Having said that, my thinking around consumer-driven contracts has evolved in tandem with my preference for hosting business capabilities in services aligned around organizational units and business-meaningful processes, and for using publish-subscribe, event-driven interactions. Go figure!

Business services often end up being threaded in several different enterprise processes, with slightly different usage patterns and consumer expectations, and to that extent consumer-driven contracts help describe the aggregate usage context on behalf of a provider. To a degree, consumer contracts serve as an antidote to enterprise canonical schemas: product, for example, has different semantics in different, yet specific usage contexts. The only things of real importance are these specific instances of usage, which show what really needs to be provided, in this context or that, in order to realize this outcome or that, rather than some perfectly normalized Platonic schema.

With regard to events and notifications, I’ve used a very lightweight consumer-driven approach, in the form of “stories for services,” to help discover which events a service ought to publish: if nobody’s interested, don’t waste your time publishing to the void.

Anyway, great blog – I only came across it today after going over some of Udi’s old posts. Glad I’ve found it.

All the best


Bill said...

Hi Ian,

Thanks for your comments. Indeed business services will participate in several different enterprise processes.

The granularity of your business services will however determine the number of complexity of business processes in which each business service participates.

If business services are very coarse grained, aligning with high level business functions (cohesive process areas), then each business service will participate in comparatively fewer business processes. These business processes will be very high level broadly scoped (end-to-end) processes.

If business services are very fine grained, then each service will participate in orders of magnitude more business processes, the needs of which will all need to be accounted for and managed.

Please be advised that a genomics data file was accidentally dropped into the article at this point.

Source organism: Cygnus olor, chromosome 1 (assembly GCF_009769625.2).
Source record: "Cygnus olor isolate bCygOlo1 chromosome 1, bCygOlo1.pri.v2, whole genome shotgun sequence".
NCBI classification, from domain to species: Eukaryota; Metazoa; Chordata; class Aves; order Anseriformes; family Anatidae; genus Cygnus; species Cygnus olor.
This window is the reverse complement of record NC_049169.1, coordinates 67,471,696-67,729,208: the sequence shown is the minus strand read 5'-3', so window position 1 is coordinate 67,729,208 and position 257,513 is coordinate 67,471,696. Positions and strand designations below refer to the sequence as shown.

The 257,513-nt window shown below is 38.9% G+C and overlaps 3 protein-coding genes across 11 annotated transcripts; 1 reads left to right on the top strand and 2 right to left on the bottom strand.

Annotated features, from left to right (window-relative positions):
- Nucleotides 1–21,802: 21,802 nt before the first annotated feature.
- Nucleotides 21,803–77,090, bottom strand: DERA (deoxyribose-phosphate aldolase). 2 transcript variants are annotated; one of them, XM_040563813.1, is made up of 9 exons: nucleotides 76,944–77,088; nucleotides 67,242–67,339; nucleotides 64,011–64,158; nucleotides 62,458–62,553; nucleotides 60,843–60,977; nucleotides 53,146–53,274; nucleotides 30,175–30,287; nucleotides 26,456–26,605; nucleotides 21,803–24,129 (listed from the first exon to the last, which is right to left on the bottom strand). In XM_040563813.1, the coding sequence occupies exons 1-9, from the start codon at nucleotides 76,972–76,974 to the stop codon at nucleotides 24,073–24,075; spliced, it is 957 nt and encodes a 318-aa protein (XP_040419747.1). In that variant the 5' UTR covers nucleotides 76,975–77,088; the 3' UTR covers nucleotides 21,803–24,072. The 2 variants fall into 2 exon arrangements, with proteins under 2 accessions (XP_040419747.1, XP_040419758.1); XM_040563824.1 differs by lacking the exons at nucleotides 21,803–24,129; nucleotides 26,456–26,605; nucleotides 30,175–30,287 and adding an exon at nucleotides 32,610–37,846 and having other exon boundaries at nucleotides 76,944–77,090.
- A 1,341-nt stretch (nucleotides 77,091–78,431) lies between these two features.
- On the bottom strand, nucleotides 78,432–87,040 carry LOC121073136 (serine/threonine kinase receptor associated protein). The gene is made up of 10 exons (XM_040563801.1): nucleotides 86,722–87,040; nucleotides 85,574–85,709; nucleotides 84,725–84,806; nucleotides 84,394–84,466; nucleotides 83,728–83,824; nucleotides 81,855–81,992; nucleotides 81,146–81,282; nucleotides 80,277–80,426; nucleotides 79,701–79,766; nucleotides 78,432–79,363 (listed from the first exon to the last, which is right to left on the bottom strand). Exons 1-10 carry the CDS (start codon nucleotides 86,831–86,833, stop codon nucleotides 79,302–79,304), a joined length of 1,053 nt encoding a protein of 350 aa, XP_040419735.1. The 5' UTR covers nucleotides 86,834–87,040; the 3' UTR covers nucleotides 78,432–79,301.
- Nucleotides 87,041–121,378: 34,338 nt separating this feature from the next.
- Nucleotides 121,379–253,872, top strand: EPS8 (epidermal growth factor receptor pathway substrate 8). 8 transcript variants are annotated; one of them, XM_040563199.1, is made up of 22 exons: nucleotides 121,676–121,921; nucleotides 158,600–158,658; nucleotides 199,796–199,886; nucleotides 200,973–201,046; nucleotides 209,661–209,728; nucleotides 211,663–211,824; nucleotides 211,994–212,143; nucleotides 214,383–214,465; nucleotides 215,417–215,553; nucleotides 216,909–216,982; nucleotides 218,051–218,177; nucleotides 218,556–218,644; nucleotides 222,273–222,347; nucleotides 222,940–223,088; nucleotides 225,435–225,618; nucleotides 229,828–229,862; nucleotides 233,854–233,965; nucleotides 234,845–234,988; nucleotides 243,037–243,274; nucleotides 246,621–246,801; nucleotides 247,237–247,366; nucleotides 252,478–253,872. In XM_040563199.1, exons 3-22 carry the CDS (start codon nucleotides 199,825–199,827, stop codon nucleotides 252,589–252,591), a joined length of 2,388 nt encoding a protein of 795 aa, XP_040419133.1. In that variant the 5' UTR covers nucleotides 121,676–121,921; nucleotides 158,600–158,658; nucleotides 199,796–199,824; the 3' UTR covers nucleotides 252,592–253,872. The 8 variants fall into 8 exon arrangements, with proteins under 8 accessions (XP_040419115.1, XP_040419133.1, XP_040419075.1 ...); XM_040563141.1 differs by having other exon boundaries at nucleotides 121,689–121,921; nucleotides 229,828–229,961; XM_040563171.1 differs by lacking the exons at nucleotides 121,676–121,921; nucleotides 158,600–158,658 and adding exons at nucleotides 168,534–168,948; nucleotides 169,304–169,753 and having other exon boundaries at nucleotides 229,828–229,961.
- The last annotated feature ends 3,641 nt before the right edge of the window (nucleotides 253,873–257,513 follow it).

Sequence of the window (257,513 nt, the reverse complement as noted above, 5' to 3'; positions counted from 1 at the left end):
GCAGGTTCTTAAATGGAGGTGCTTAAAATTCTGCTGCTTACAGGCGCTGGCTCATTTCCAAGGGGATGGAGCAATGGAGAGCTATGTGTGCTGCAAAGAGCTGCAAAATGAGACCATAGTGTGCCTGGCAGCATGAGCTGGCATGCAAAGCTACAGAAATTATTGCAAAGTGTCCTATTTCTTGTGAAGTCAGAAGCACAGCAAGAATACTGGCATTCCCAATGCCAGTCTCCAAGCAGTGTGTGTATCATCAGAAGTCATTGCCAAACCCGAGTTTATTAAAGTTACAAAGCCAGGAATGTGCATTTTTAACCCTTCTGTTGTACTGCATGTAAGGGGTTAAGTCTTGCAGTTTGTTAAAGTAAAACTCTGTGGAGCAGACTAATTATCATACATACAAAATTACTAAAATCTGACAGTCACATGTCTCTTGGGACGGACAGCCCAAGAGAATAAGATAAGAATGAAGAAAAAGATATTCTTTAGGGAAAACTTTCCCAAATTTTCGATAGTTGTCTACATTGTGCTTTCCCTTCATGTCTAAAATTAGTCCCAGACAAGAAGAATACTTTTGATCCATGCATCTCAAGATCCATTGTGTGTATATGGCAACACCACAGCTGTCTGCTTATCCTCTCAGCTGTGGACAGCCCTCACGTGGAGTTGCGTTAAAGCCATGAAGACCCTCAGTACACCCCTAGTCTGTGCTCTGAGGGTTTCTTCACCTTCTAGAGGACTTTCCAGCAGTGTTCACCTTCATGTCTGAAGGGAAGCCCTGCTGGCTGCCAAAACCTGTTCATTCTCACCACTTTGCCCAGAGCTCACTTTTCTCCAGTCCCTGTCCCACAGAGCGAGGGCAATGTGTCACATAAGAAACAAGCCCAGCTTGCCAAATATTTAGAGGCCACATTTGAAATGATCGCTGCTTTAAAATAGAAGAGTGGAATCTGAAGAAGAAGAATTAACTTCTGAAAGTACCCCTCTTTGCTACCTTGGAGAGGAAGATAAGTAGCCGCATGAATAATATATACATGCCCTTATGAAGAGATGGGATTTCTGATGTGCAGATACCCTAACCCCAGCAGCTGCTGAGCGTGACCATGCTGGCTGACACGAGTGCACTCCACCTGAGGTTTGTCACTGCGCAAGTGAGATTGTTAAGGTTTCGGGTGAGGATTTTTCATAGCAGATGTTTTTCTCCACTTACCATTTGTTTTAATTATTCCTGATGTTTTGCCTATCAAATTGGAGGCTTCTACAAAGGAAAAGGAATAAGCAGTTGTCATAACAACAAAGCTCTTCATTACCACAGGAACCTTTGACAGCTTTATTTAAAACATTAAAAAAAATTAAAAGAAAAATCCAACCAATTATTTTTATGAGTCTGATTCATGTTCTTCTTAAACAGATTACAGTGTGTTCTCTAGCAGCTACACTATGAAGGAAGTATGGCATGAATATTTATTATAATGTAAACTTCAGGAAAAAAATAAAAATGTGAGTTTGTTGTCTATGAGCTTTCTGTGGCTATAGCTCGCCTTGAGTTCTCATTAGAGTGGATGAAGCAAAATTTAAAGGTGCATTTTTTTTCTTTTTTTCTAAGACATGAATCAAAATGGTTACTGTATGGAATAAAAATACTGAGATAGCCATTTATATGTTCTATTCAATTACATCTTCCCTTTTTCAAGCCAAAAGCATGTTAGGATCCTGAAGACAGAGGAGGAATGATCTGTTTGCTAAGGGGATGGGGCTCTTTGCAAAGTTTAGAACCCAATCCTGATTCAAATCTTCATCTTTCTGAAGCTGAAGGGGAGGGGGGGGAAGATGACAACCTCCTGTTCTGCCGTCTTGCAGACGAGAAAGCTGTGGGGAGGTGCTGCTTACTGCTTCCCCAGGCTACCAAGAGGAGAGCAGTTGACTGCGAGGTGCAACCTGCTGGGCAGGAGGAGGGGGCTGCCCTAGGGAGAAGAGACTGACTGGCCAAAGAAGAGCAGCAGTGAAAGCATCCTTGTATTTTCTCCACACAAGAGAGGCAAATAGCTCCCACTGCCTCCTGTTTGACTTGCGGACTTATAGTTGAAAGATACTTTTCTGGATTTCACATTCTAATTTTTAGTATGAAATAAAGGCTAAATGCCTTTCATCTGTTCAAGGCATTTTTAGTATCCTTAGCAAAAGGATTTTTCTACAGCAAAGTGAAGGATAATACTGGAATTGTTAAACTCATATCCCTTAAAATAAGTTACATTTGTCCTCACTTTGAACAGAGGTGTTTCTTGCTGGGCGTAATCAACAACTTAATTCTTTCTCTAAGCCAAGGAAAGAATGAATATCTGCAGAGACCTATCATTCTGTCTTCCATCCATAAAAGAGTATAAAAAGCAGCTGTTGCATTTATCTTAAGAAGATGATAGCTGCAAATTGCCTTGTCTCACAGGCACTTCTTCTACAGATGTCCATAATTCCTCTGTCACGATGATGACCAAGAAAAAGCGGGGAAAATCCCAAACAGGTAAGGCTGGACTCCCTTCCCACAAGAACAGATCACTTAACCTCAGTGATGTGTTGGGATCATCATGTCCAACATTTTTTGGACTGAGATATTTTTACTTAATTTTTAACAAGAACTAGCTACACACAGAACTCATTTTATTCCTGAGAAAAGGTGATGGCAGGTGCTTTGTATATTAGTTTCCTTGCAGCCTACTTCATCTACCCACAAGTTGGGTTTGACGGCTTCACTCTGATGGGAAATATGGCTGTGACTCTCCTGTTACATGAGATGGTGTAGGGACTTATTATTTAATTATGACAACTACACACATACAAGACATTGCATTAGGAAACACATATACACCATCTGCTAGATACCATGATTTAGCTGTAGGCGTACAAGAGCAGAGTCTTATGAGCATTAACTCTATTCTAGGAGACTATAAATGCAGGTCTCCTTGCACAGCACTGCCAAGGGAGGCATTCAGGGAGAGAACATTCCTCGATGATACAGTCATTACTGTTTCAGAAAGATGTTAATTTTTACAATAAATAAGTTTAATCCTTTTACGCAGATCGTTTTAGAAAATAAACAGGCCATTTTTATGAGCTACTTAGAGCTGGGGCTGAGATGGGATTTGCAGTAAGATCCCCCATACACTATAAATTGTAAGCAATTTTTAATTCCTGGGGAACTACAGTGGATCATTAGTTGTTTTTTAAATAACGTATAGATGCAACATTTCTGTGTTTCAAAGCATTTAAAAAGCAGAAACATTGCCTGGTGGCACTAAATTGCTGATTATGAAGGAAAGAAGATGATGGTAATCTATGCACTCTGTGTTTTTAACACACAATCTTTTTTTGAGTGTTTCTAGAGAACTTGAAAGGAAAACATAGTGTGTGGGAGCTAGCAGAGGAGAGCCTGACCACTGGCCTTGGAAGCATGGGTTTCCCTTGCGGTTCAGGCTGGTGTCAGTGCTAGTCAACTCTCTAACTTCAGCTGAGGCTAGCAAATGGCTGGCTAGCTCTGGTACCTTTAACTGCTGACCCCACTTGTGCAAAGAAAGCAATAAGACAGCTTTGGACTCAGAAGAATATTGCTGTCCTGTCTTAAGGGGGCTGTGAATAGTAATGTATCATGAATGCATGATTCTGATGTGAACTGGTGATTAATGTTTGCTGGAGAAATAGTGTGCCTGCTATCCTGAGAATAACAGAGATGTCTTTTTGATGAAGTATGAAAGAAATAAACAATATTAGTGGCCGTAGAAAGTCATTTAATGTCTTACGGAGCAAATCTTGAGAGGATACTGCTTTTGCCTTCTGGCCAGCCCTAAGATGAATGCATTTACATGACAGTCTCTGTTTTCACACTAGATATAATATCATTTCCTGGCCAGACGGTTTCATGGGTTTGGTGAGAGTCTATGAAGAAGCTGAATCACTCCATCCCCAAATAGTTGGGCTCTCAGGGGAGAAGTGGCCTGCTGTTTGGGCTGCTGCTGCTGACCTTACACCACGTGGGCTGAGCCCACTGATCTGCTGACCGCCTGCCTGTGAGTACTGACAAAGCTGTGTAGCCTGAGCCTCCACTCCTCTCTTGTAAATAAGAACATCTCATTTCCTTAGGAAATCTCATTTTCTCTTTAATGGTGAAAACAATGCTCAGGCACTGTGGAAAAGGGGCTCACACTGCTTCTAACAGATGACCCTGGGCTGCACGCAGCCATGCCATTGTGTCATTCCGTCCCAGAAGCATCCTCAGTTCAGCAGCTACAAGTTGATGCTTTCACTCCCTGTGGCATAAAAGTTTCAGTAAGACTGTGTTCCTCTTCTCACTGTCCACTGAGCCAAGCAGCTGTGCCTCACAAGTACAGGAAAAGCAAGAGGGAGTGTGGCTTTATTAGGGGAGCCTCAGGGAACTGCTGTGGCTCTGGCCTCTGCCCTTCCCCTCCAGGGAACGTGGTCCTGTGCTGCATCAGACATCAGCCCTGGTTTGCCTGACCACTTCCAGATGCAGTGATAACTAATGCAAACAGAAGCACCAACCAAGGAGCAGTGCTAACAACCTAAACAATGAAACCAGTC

To that end, I would suggest that consumer driven contracts are of limited use if the business service granularity is appropriate.

To use your product example, a product should have single representation within a given business service, but different structure and semantics across different services.

The publishing service expresses its events with the structure and semantics appropriate for itself. Other services then map this representation to their own representations when notification messages are received.

With regards to deciding which events to publish, I tend to publish all relevant business events, regardless of whether there are any existing interested subscribers.

With SOA, the ideal unit of reuse is the event rather than the function (which you can read more about here).

If you aren't publishing all business relevant events, then when it comes time to implement a new business process within a service component one would need to go back to the service where the event occurs and modify it in order to publish the event.

The business architecture should determine which events will be published. Business events are used within the business architecture description to coordinate the execution of business processes (see Event Driven Process Chains).